Although drought is a natural phenomenon, human activities can make it worse. For example, drought may become more severe if it occurs in an area with high water demand and where water management is poor. But even when there is no rainfall, drought may not occur and can be prevented if there is sufficient water (for example, in reservoirs) and prudent management of water consumption.

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People tend to define drought in three main ways:

  1. Meteorological drought occurs when there is less than average rainfall over an extended period of time. Meteorological drought usually precedes other types of drought.
  2. Agricultural droughts affect crop yields or habitat ecology. This condition can also occur independently of any change in precipitation levels when either increased irrigation or soil conditions, as well as erosion caused by poorly planned agricultural efforts, cause a shortage of water available for crops. However, in a traditional drought, it is caused by a prolonged period of below-average rainfall.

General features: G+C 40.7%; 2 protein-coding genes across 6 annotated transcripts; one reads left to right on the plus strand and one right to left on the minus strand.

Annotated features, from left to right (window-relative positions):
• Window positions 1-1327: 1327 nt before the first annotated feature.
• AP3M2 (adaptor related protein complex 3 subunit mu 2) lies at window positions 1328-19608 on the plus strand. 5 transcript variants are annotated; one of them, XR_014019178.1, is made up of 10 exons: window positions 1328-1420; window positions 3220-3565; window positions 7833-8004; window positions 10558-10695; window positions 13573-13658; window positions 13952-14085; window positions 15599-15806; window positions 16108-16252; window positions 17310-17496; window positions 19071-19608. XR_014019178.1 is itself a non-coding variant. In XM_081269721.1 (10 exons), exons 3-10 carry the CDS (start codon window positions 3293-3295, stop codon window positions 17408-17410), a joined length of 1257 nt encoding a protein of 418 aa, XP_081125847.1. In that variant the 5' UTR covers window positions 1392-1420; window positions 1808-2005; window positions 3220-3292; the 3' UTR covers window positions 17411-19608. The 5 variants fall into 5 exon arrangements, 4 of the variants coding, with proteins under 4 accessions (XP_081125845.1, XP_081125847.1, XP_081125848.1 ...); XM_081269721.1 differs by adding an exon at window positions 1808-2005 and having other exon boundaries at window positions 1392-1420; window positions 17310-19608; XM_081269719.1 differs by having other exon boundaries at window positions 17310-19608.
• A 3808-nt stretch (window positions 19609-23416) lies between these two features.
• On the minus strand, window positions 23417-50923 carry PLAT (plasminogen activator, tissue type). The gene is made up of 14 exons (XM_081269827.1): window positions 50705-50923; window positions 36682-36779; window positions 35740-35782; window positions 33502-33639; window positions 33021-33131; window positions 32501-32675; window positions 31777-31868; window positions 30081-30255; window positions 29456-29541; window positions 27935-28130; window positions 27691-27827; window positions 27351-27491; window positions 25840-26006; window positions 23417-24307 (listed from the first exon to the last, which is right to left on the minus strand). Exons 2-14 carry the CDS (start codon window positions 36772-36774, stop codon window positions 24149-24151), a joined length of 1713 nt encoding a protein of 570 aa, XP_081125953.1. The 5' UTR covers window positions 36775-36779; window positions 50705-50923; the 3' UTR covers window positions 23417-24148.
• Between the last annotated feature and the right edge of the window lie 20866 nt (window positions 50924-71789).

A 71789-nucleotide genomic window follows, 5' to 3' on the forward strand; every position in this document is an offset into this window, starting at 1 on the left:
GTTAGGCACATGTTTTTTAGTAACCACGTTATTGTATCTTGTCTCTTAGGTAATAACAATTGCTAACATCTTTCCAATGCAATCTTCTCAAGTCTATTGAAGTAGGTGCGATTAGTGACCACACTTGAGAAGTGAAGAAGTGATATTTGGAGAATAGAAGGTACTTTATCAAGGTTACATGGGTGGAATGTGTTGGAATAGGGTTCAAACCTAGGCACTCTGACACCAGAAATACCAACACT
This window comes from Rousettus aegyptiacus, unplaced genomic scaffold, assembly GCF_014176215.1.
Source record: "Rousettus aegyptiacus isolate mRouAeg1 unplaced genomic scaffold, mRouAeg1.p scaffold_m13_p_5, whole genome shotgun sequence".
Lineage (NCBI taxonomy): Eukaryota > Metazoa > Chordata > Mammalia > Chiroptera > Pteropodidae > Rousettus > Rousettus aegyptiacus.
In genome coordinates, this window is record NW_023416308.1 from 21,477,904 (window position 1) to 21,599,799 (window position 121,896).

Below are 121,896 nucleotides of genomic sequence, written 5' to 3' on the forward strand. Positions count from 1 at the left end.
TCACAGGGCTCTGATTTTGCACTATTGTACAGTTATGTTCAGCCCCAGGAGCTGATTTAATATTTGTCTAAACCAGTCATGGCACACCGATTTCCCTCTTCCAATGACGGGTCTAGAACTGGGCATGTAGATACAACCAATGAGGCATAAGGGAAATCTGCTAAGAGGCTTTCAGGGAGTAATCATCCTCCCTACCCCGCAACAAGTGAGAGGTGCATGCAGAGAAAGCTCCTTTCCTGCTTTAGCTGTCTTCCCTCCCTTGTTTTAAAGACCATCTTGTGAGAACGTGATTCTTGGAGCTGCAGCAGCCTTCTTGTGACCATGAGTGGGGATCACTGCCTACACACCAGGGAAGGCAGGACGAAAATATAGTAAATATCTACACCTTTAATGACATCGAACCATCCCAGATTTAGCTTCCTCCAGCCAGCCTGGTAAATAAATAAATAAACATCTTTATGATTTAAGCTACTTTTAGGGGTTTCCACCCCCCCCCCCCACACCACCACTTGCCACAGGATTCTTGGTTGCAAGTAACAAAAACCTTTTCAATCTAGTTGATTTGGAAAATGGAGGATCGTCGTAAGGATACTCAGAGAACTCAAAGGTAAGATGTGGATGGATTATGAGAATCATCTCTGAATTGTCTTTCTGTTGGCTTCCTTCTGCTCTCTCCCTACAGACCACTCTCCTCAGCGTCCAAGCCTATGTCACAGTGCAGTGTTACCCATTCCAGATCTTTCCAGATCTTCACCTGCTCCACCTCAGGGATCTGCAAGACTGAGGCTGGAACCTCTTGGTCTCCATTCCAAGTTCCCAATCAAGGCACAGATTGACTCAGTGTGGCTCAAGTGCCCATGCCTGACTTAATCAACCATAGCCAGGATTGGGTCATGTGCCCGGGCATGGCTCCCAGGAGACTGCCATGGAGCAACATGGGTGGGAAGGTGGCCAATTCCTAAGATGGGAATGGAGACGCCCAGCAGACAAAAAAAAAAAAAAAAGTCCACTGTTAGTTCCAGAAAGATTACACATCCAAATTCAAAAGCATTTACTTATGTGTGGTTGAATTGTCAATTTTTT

3. Hydrological drought occurs when water supplies in sources such as aquifers, lakes and reservoirs fall below a locally significant threshold. Hydrological drought tends to occur more slowly because it involves stored water that is used but not replenished. Like agricultural drought, it can be caused by more than just precipitation. For example, around 2007, the World Bank awarded Kazakhstan a large sum of money to restore water that had been diverted to other countries from the Aral Sea under Soviet rule. Such circumstances also put their largest lake, Balkhash, at risk of drying up completely.

As the drought continues, conditions around it gradually worsen and its impact on the local population gradually intensifies.